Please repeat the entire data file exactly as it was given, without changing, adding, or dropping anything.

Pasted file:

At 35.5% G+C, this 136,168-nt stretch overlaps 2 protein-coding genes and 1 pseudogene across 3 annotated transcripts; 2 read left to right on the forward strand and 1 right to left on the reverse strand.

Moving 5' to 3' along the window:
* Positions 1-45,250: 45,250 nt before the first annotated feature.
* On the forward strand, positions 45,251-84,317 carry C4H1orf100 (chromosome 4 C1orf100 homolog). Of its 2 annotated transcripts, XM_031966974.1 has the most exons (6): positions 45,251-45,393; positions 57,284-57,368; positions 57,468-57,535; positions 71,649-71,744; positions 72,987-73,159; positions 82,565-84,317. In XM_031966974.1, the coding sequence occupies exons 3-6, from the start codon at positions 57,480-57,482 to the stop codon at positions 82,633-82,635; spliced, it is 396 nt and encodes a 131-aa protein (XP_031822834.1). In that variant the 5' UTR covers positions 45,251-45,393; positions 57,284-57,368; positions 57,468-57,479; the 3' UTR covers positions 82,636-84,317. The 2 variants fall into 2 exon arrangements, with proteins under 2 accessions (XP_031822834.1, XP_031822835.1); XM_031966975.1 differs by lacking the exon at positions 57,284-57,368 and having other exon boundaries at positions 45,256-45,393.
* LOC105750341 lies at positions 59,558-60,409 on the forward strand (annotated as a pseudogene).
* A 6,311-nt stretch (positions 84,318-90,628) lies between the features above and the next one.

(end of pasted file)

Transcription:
At 35.5% G+C, this 136,168-nt stretch overlaps 2 protein-coding genes and 1 pseudogene across 3 annotated transcripts; 2 read left to right on the forward strand and 1 right to left on the reverse strand.

Moving 5' to 3' along the window:
* Positions 1-45,250: 45,250 nt before the first annotated feature.
* On the forward strand, positions 45,251-84,317 carry C4H1orf100 (chromosome 4 C1orf100 homolog). Of its 2 annotated transcripts, XM_031966974.1 has the most exons (6): positions 45,251-45,393; positions 57,284-57,368; positions 57,468-57,535; positions 71,649-71,744; positions 72,987-73,159; positions 82,565-84,317. In XM_031966974.1, the coding sequence occupies exons 3-6, from the start codon at positions 57,480-57,482 to the stop codon at positions 82,633-82,635; spliced, it is 396 nt and encodes a 131-aa protein (XP_031822834.1). In that variant the 5' UTR covers positions 45,251-45,393; positions 57,284-57,368; positions 57,468-57,479; the 3' UTR covers positions 82,636-84,317. The 2 variants fall into 2 exon arrangements, with proteins under 2 accessions (XP_031822834.1, XP_031822835.1); XM_031966975.1 differs by lacking the exon at positions 57,284-57,368 and having other exon boundaries at positions 45,256-45,393.
* LOC105750341 lies at positions 59,558-60,409 on the forward strand (annotated as a pseudogene).
* A 6,311-nt stretch (positions 84,318-90,628) lies between the features above and the next one.